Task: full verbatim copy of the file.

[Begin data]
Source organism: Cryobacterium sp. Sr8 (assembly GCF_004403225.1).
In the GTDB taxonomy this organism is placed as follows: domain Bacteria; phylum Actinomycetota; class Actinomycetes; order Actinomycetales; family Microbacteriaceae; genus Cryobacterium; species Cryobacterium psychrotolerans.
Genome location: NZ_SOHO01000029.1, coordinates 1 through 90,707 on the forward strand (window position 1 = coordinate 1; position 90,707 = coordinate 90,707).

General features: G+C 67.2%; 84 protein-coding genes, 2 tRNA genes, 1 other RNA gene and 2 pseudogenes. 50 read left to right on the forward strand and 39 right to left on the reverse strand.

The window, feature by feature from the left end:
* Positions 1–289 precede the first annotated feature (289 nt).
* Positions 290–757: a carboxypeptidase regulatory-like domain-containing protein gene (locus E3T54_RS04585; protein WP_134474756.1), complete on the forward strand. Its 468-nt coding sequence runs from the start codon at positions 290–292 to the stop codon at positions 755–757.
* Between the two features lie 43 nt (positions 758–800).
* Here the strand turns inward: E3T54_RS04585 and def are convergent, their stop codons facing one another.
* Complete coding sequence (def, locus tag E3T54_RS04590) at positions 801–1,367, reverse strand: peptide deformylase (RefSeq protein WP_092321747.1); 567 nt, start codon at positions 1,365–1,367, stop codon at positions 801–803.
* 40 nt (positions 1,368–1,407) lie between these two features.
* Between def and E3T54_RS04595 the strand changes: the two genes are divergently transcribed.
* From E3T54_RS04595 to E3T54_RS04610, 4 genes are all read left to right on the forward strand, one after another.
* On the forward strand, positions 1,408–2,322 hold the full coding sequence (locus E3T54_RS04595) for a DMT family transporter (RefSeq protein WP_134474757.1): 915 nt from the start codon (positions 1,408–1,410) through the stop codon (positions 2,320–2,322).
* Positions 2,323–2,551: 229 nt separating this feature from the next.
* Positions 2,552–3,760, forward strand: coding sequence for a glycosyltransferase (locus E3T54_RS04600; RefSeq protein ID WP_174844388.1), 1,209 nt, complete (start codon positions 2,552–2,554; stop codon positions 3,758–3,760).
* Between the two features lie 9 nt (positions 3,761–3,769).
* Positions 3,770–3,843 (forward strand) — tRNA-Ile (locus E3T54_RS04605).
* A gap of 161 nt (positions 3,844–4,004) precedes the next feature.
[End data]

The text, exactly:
Source organism: Cryobacterium sp. Sr8 (assembly GCF_004403225.1).
In the GTDB taxonomy this organism is placed as follows: domain Bacteria; phylum Actinomycetota; class Actinomycetes; order Actinomycetales; family Microbacteriaceae; genus Cryobacterium; species Cryobacterium psychrotolerans.
Genome location: NZ_SOHO01000029.1, coordinates 1 through 90,707 on the forward strand (window position 1 = coordinate 1; position 90,707 = coordinate 90,707).

General features: G+C 67.2%; 84 protein-coding genes, 2 tRNA genes, 1 other RNA gene and 2 pseudogenes. 50 read left to right on the forward strand and 39 right to left on the reverse strand.

The window, feature by feature from the left end:
* Positions 1–289 precede the first annotated feature (289 nt).
* Positions 290–757: a carboxypeptidase regulatory-like domain-containing protein gene (locus E3T54_RS04585; protein WP_134474756.1), complete on the forward strand. Its 468-nt coding sequence runs from the start codon at positions 290–292 to the stop codon at positions 755–757.
* Between the two features lie 43 nt (positions 758–800).
* Here the strand turns inward: E3T54_RS04585 and def are convergent, their stop codons facing one another.
* Complete coding sequence (def, locus tag E3T54_RS04590) at positions 801–1,367, reverse strand: peptide deformylase (RefSeq protein WP_092321747.1); 567 nt, start codon at positions 1,365–1,367, stop codon at positions 801–803.
* 40 nt (positions 1,368–1,407) lie between these two features.
* Between def and E3T54_RS04595 the strand changes: the two genes are divergently transcribed.
* From E3T54_RS04595 to E3T54_RS04610, 4 genes are all read left to right on the forward strand, one after another.
* On the forward strand, positions 1,408–2,322 hold the full coding sequence (locus E3T54_RS04595) for a DMT family transporter (RefSeq protein WP_134474757.1): 915 nt from the start codon (positions 1,408–1,410) through the stop codon (positions 2,320–2,322).
* Positions 2,323–2,551: 229 nt separating this feature from the next.
* Positions 2,552–3,760, forward strand: coding sequence for a glycosyltransferase (locus E3T54_RS04600; RefSeq protein ID WP_174844388.1), 1,209 nt, complete (start codon positions 2,552–2,554; stop codon positions 3,758–3,760).
* Between the two features lie 9 nt (positions 3,761–3,769).
* Positions 3,770–3,843 (forward strand) — tRNA-Ile (locus E3T54_RS04605).
* A gap of 161 nt (positions 3,844–4,004) precedes the next feature.